The 180-degree screening environment of the Dome Theater surrounds the audience, providing a unique and immersive viewing experience that is different from the rectangular images seen on TV or in a regular movie theater. This work makes full use of the screening environment to strike the hearts of the audience, seeking to present the contents in the form of a “unforgettable experience through film” so that it not only surprises its viewers but also remains in their memories for a long time.
From among the many forms of film expressions that are available, Miraikan zeroed in on the horror film genre that harnesses a variety of creative means, with the desire to surprise the audience. Mr. Shimizu, with extensive experience in directing horror films including“The Grudge” as well as 3D movies, was tasked with staging this film. This was the intention behind combining the typically unmatched fields of science and horror. (*This is not a horror film, so those who do not enjoy horror films can also watch it.)
Mr. Shimizu has produced numerous works screened around the world, many of which are entertainment films. However, this is his first time experiencing the production of a scientific film for screening in a dome theater. When he first joined in the project, he spent his days studying the exhibits on elementary particles at Miraikan and reading widely on related subjects.
On the birth of the mysterious man T.o.E, Mr. Shimizu says, “I definitely wanted to avoid using an adorable mascot character to help the audience navigate through the ‘theory of everything,’ like in a textbook. During my research, I learnt that an element of mystery remains in the superstring theory, in the possibility that the smallest unit of matter may be a string of energy. I came up with the concept of personifying the ‘theory of everything’ itself, and the mysterious man named T.o.E was thus born. The idea for the name ‘T.o.E.’ was proposed by the scriptwriter Masanori Iuchi, while all the members of the staff came together and offered their ideas on the characters.”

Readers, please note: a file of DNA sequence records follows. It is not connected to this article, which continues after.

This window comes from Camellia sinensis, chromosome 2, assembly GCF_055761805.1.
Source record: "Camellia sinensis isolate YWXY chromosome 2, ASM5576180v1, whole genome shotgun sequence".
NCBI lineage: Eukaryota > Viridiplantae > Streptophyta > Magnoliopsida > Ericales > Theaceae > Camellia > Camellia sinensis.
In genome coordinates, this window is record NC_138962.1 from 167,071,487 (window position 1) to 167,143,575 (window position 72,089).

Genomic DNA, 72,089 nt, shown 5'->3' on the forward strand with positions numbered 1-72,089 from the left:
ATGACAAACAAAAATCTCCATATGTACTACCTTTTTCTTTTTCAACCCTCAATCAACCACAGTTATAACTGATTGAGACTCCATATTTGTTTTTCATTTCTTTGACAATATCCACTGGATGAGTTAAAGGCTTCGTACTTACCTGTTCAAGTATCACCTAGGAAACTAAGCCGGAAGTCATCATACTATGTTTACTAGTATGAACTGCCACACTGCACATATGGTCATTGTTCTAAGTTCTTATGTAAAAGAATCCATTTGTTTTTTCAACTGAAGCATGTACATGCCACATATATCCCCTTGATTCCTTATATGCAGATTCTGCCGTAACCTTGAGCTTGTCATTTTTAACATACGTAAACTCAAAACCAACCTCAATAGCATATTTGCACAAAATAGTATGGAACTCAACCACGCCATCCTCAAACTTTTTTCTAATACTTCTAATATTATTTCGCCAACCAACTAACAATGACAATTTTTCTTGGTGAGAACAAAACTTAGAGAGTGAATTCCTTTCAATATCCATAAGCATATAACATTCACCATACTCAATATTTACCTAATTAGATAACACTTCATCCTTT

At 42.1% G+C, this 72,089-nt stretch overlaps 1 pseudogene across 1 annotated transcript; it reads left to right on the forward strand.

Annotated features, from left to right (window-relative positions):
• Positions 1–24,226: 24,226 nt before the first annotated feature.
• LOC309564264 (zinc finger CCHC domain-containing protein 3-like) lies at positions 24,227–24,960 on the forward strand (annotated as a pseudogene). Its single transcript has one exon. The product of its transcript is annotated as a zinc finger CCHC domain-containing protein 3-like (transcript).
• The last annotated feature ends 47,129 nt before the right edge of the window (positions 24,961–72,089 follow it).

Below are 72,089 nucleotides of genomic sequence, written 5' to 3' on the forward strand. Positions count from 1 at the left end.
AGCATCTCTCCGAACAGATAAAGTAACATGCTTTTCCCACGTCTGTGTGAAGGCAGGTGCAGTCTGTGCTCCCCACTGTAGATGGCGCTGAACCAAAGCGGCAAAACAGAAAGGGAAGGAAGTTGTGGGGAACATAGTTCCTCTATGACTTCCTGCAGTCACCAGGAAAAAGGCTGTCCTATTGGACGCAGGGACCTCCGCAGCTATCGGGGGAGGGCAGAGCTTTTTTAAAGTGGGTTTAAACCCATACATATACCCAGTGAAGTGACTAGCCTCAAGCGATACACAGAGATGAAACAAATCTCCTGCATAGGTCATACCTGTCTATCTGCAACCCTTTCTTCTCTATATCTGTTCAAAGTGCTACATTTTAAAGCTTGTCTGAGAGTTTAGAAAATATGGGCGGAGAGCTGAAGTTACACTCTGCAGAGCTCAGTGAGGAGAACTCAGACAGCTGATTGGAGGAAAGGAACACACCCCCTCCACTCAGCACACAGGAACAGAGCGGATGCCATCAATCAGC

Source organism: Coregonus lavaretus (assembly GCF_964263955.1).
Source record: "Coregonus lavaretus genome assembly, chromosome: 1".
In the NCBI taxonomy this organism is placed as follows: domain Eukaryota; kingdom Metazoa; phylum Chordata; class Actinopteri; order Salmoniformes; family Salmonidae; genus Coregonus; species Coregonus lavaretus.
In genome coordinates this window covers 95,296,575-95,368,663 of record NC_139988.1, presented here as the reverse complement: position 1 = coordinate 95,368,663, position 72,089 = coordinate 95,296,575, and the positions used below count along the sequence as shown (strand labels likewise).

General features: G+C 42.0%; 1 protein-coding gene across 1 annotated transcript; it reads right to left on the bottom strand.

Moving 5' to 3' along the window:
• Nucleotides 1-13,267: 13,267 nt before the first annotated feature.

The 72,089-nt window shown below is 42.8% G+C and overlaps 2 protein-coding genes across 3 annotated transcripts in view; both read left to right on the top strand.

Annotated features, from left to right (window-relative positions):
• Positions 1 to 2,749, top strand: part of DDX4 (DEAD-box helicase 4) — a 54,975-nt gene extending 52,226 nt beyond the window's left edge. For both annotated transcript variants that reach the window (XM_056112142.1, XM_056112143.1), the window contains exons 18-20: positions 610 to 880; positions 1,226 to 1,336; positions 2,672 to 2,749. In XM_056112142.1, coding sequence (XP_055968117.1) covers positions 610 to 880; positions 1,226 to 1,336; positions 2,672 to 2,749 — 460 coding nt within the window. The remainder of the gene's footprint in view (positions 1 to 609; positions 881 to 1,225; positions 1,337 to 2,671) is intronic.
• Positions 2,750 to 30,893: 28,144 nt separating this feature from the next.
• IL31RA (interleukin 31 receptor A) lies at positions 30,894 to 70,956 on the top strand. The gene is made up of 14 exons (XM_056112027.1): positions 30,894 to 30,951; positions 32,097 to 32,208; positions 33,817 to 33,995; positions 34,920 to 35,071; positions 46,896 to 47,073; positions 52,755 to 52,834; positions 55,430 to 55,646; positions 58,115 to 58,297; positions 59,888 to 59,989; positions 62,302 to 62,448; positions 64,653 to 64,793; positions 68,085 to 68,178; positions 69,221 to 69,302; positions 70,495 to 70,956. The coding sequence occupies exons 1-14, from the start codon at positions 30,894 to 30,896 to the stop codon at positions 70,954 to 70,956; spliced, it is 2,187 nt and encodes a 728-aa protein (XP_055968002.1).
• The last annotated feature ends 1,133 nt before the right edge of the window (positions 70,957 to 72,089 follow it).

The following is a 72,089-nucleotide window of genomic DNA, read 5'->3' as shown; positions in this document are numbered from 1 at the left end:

Apart from T.o.E., this work also presents a unique cast of characters who can make the audience forget that it is a film based on abstract physics subjects such as the Calabi-Yau space. The Calabi-Yau space, a fluffy presence suspended in mid-air, stays close to T.o.E. like a pet, who has its own cry. In these ways, the playfulness of Mr. Shimizu is transformed into something broader, richer, and more enjoyable for the audience through the expressiveness of this work.
This work also tackles two challenges in the visualization of scientific data—the detection of the Higgs boson particle, and the simulation of the most accurate virtual Universe to date.
The scene of the Higgs boson uses data from collision experiments provided by the aforementioned CERN, and visualizes the trajectory of elementary particles that are scattered during the collision between protons.
The second challenge is the visualization of a virtual Universe that recreates the evolution of the Universe across 13.8 billion years, from gas to stars and large-scale structure. This visualization is achieved using simulation data based on gravity, fluid dynamics, and thermodynamics, provided by the Illustris project undertaken by a team comprising members from institutions such as the Massachusetts Institute of Technology, Harvard University, and Cambridge University. Bearing in mind that these computer graphics are visualizations based on actual research data obtained from research institutions, we hope you will also enjoy this aspect of the film.